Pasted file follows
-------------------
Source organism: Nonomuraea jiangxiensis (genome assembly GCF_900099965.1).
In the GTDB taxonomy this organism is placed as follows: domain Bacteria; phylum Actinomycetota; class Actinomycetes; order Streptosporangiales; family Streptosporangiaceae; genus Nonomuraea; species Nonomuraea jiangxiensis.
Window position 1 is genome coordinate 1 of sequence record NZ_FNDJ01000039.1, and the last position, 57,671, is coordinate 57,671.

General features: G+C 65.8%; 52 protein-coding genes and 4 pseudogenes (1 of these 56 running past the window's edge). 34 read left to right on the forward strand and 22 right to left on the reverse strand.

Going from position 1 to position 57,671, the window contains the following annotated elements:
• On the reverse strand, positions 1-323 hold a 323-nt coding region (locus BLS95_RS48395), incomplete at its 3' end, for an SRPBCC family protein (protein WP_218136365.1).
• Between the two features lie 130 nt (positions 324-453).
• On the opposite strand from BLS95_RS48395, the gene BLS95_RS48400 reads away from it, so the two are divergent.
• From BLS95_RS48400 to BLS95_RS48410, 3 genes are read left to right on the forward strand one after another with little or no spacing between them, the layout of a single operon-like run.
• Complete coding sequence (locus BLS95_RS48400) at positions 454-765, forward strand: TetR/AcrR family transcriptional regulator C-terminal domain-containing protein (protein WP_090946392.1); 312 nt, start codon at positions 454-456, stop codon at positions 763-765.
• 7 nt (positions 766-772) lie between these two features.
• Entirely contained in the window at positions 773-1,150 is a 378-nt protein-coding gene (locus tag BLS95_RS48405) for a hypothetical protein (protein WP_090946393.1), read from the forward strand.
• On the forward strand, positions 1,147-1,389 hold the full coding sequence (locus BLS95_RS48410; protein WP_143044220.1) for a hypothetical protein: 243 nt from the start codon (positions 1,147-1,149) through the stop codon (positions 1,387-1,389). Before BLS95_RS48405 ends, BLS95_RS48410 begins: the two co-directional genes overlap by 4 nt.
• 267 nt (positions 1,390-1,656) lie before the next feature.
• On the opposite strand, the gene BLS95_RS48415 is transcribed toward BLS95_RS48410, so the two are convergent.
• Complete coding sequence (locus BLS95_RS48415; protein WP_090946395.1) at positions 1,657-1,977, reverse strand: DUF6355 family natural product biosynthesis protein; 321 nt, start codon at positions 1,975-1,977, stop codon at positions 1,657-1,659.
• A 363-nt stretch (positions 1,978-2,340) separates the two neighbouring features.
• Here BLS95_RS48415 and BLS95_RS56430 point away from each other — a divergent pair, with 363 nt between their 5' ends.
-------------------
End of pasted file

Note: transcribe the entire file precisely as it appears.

Source organism: Nonomuraea jiangxiensis (genome assembly GCF_900099965.1).
In the GTDB taxonomy this organism is placed as follows: domain Bacteria; phylum Actinomycetota; class Actinomycetes; order Streptosporangiales; family Streptosporangiaceae; genus Nonomuraea; species Nonomuraea jiangxiensis.
Window position 1 is genome coordinate 1 of sequence record NZ_FNDJ01000039.1, and the last position, 57,671, is coordinate 57,671.

General features: G+C 65.8%; 52 protein-coding genes and 4 pseudogenes (1 of these 56 running past the window's edge). 34 read left to right on the forward strand and 22 right to left on the reverse strand.

Going from position 1 to position 57,671, the window contains the following annotated elements:
• On the reverse strand, positions 1-323 hold a 323-nt coding region (locus BLS95_RS48395), incomplete at its 3' end, for an SRPBCC family protein (protein WP_218136365.1).
• Between the two features lie 130 nt (positions 324-453).
• On the opposite strand from BLS95_RS48395, the gene BLS95_RS48400 reads away from it, so the two are divergent.
• From BLS95_RS48400 to BLS95_RS48410, 3 genes are read left to right on the forward strand one after another with little or no spacing between them, the layout of a single operon-like run.
• Complete coding sequence (locus BLS95_RS48400) at positions 454-765, forward strand: TetR/AcrR family transcriptional regulator C-terminal domain-containing protein (protein WP_090946392.1); 312 nt, start codon at positions 454-456, stop codon at positions 763-765.
• 7 nt (positions 766-772) lie between these two features.
• Entirely contained in the window at positions 773-1,150 is a 378-nt protein-coding gene (locus tag BLS95_RS48405) for a hypothetical protein (protein WP_090946393.1), read from the forward strand.
• On the forward strand, positions 1,147-1,389 hold the full coding sequence (locus BLS95_RS48410; protein WP_143044220.1) for a hypothetical protein: 243 nt from the start codon (positions 1,147-1,149) through the stop codon (positions 1,387-1,389). Before BLS95_RS48405 ends, BLS95_RS48410 begins: the two co-directional genes overlap by 4 nt.
• 267 nt (positions 1,390-1,656) lie before the next feature.
• On the opposite strand, the gene BLS95_RS48415 is transcribed toward BLS95_RS48410, so the two are convergent.
• Complete coding sequence (locus BLS95_RS48415; protein WP_090946395.1) at positions 1,657-1,977, reverse strand: DUF6355 family natural product biosynthesis protein; 321 nt, start codon at positions 1,975-1,977, stop codon at positions 1,657-1,659.
• A 363-nt stretch (positions 1,978-2,340) separates the two neighbouring features.
• Here BLS95_RS48415 and BLS95_RS56430 point away from each other — a divergent pair, with 363 nt between their 5' ends.